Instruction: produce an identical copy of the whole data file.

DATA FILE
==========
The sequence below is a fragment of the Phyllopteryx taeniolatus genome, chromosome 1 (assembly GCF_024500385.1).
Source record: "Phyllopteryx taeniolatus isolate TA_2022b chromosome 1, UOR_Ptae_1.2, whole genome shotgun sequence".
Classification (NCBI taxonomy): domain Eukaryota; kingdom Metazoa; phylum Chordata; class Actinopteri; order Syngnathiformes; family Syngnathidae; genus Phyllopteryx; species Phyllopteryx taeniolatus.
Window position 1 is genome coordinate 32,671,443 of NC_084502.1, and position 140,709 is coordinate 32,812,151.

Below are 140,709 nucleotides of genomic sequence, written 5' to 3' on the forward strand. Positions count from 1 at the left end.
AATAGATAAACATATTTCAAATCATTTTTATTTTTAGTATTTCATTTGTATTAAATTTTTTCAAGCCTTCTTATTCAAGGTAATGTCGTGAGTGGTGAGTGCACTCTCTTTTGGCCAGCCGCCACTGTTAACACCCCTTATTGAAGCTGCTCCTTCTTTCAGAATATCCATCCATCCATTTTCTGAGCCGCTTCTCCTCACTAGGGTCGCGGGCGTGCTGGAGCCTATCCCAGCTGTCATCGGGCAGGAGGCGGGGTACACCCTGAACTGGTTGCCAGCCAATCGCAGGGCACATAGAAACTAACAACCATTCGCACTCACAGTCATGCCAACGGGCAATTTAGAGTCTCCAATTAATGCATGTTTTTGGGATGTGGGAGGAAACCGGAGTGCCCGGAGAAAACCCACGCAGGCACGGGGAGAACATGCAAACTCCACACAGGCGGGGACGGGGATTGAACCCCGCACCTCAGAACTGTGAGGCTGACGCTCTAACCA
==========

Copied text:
The sequence below is a fragment of the Phyllopteryx taeniolatus genome, chromosome 1 (assembly GCF_024500385.1).
Source record: "Phyllopteryx taeniolatus isolate TA_2022b chromosome 1, UOR_Ptae_1.2, whole genome shotgun sequence".
Classification (NCBI taxonomy): domain Eukaryota; kingdom Metazoa; phylum Chordata; class Actinopteri; order Syngnathiformes; family Syngnathidae; genus Phyllopteryx; species Phyllopteryx taeniolatus.
Window position 1 is genome coordinate 32,671,443 of NC_084502.1, and position 140,709 is coordinate 32,812,151.

Below are 140,709 nucleotides of genomic sequence, written 5' to 3' on the forward strand. Positions count from 1 at the left end.
AATAGATAAACATATTTCAAATCATTTTTATTTTTAGTATTTCATTTGTATTAAATTTTTTCAAGCCTTCTTATTCAAGGTAATGTCGTGAGTGGTGAGTGCACTCTCTTTTGGCCAGCCGCCACTGTTAACACCCCTTATTGAAGCTGCTCCTTCTTTCAGAATATCCATCCATCCATTTTCTGAGCCGCTTCTCCTCACTAGGGTCGCGGGCGTGCTGGAGCCTATCCCAGCTGTCATCGGGCAGGAGGCGGGGTACACCCTGAACTGGTTGCCAGCCAATCGCAGGGCACATAGAAACTAACAACCATTCGCACTCACAGTCATGCCAACGGGCAATTTAGAGTCTCCAATTAATGCATGTTTTTGGGATGTGGGAGGAAACCGGAGTGCCCGGAGAAAACCCACGCAGGCACGGGGAGAACATGCAAACTCCACACAGGCGGGGACGGGGATTGAACCCCGCACCTCAGAACTGTGAGGCTGACGCTCTAACCA